As I took control of the center the situation started to stabilise. As the T-72s came withing effective range the superior gunnery skills of the Soviet tanker began to tell as Leopard after Leopard was destroyed.
However, the German infantry in the town, armed with Carl Gustavs were taking their toll of the central MRR battalion. A company of T-72s were lost and several companies of BMPs were picked off at long range, both by infantry and by the remaining Leopards. The German flank was weakening as their armour fell, but continued accurate gunnery suppressed many of our units as German Phantoms launched several attacks on the supporting units. Our artillery, although called upon regularly, was having little effect but still the remaining Germans held on.
The Germans still held the town and woods and although close to breaking they inflicted many casualties, especially on the southern flank.
It was at this point that the Germans started to falter. Although they still held the field they were on the verge of breaking. There was little left of the German armour but the infantry in the towns would still take time to force out.
Although the 4th CAA was staggering under its own losses it was only a matter of time before the Germans would be forced to withdraw leaving the way open for the advance to continue.
It was only through my presence on the front line that the position stabilised. Those commanders who faltered in the service of the Motherland have been replaced and the 4th Combined Arms Army is ready for the next stage of the offensive.
Petya Sergetov, Commander

Meanwhile, on other fronts. The East Germans finally drove the Americans from the field after concentrating its armour against the Abrams and destroying several.
 
The other Soviet army, facing a staunch British defense was still continuing its assault.
 

Comments
This was only my second proper game of CWC and I found it quite difficult to put together a list. It was decided that for the opening attack the Soviets would have 8000pts vs. NATOs 4000pts. As this was a surprise attack NATO had no prepared defences although the Soviets did not know this and so came prepare with mine-rollers, engineers etc. Well the others did. I haven’t painted the models yet so didn’t bother! This was my list:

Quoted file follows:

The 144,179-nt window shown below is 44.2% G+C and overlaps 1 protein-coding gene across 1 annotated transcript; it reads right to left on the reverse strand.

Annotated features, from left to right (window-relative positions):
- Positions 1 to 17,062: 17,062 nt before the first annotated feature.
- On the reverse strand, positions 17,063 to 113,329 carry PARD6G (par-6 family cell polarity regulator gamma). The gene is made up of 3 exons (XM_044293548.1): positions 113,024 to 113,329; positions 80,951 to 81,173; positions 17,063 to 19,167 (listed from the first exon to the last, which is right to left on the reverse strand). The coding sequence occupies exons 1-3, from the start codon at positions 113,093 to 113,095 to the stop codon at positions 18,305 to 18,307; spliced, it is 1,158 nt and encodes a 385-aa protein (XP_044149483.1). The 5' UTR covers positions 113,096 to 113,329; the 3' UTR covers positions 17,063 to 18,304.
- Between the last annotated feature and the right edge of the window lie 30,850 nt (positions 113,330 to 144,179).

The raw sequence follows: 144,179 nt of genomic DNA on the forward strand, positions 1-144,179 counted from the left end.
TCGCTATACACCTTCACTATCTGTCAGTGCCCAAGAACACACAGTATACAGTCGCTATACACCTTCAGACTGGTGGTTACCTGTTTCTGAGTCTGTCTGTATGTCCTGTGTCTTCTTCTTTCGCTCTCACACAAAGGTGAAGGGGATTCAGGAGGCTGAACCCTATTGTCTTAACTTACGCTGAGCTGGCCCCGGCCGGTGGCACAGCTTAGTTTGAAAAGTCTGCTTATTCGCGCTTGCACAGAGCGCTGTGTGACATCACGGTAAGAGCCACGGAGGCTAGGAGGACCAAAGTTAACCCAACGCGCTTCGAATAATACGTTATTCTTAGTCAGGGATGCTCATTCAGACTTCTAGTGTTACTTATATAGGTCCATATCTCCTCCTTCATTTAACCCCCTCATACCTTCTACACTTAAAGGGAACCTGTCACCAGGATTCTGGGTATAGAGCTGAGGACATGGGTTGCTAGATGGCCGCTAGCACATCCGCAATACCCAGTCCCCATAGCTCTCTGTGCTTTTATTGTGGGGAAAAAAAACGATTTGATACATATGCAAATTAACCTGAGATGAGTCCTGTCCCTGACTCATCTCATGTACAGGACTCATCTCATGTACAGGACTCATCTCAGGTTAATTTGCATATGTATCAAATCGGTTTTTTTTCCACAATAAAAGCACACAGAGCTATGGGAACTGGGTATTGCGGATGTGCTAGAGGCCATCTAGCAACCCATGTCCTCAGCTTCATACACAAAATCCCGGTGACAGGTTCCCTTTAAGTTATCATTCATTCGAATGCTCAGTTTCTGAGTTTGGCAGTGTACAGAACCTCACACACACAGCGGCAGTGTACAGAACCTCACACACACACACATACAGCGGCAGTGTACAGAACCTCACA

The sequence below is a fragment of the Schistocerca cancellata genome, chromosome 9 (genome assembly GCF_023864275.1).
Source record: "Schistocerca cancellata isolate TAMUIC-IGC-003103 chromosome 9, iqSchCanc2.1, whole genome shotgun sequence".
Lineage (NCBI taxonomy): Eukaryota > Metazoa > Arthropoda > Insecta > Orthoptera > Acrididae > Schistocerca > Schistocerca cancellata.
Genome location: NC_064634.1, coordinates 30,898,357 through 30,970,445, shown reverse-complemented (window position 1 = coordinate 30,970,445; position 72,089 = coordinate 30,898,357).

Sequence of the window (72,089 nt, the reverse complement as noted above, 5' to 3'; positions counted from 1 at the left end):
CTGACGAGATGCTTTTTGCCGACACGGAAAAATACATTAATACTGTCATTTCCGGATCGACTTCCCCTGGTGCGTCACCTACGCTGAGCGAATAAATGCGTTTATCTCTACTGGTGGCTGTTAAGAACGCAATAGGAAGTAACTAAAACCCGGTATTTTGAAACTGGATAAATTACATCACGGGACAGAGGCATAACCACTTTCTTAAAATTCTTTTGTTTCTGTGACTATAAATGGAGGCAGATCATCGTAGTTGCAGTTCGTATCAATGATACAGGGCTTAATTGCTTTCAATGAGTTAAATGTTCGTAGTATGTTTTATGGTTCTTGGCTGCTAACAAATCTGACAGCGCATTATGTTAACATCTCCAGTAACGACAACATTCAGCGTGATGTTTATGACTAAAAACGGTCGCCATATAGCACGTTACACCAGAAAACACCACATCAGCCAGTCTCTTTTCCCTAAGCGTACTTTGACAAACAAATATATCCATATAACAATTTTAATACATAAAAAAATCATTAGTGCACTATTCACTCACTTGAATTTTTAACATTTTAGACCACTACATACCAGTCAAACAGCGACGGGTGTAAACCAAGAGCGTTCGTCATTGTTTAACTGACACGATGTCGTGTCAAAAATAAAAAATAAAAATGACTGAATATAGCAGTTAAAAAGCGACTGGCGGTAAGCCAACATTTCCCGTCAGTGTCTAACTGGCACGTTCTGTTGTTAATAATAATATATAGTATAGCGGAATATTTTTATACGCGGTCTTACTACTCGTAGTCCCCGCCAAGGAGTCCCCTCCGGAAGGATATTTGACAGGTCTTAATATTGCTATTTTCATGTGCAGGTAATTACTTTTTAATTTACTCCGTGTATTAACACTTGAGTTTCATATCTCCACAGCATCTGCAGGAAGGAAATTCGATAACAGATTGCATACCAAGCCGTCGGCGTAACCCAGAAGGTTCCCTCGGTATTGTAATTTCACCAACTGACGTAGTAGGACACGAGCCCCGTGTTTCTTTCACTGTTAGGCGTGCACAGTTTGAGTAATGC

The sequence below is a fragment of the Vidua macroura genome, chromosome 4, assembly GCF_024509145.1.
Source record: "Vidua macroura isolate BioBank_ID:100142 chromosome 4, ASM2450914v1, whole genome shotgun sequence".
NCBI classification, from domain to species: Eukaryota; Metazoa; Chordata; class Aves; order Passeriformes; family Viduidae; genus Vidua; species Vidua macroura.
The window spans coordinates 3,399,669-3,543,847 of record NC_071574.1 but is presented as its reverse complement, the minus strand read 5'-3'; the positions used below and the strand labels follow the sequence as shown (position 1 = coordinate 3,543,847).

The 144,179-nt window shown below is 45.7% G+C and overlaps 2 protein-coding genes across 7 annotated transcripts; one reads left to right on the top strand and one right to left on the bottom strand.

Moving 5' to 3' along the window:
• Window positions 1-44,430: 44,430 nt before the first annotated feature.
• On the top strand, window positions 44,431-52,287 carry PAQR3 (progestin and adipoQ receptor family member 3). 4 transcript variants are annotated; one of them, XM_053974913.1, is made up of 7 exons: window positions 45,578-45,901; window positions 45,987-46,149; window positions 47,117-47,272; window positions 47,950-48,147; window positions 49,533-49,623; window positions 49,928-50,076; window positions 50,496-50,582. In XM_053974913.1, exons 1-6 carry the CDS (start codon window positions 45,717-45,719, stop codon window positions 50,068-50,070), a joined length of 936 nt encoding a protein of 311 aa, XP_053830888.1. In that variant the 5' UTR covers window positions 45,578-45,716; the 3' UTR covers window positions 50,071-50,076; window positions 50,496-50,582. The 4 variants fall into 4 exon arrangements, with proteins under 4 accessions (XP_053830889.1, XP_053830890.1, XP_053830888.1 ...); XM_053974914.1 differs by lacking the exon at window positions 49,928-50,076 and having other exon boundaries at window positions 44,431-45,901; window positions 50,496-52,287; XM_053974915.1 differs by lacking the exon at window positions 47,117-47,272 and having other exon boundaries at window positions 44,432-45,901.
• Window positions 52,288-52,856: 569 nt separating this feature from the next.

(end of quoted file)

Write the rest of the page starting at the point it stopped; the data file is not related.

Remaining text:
1 CO (CV9)

 7 HQ (CV8)
 3 FAO (CV6)
 1 Recce Unit (BRDM)
 2 Recce Unit (BRM-1)
24 Infantry Unit (Conscripts)
 9 Infantry Upgrade (RPG-7)
18 IFV Unit (BMP-2)
18 Tank Unit (T-72)
 1 Air Defence Unit (AA, ZSU-23-4)
 2 Air Defence Unit (SAM, SA-6)
 6 Artillery Unit (122mm, 2S1 M1974)
 6 Artillery Unit (152mm, 2S3 M1973)
 4 Transport Unit (BTR-60/70)
24 HE Assets

I organised the armour/BMPs in to:
6 x T-72
3 x T-72 + 6 x BMP-2
3 x T-72 + 6 x BMP-2
3 x T-72
4 x BTR
The AA assets were all part of one command with some supporting RPG infantry as guards. All artillery was off board. The 24 HE assets were used on turns one and two and not really effective. I think I should have gone for maybe one more turns worth and added some smoke.
The AA units were a miscalculation. I’d picked two SA-6s for their range only to find that they need LOS to the actual hit point of an air attack! This wasn’t a particularly crowded board but I couldn’t see how they just couldn’t see loads of bloody aircraft flying across the table!
I’d wanted to go for accurate TO&E but to do either a full Tank or Mech regiment left too little for the supporting arms they would have needed for a successful attack.
It was a good, fun game and shows how much I still need to learn (and paint!) for these rules! Stuart, my West German opponent, got his revenge for our last encounter and it would have been nice to play another turn or two. The Germans had hit their breakpoint and I was only five off mine so although I needed to push to get the final breakthrough I stood a good chance of breaking myself.
I look forward to the next encounter, this time with 6000v5000pts, sometime in November.
Please follow and like us:

ID these please?

Well, although I’ve started my Belgians I’m still putting together some reference material about the vehicles and organisation. I know there will be a lot online but some pointers to get me going would be a help.

The large Belgian force I bought recently (on top of the large one I already had!) has a number of things I don’t recognise off hand. The leopards etc. are no problem but some of these I just don’t know. And there are at least a dozen of each in the force. So….what are this lot, please?

Belgian 1
Belgian 2
Belgian 3
Belgian 4

I’ve got a few ideas on some but this lot are a different make to what I have and there are some differences that I’m not sure are make or actual type.

Oh…and just to make sure I don’t run out of troops I picked up a small British battlegroup off eBay. Twelve Challenger 1s, 20 Warriors (which puts me late 80s) and an assortment of odds and ends that again I’m not sure what and where they fit in.

Brit 1
Brit 2
Brit 3

Any help identifying the above lot would be much appreciated. Especially the manufacturer as well in case I need to add to the force. On which note… when did the British change helmets?

Thanks in advance. Andy

Please follow and like us: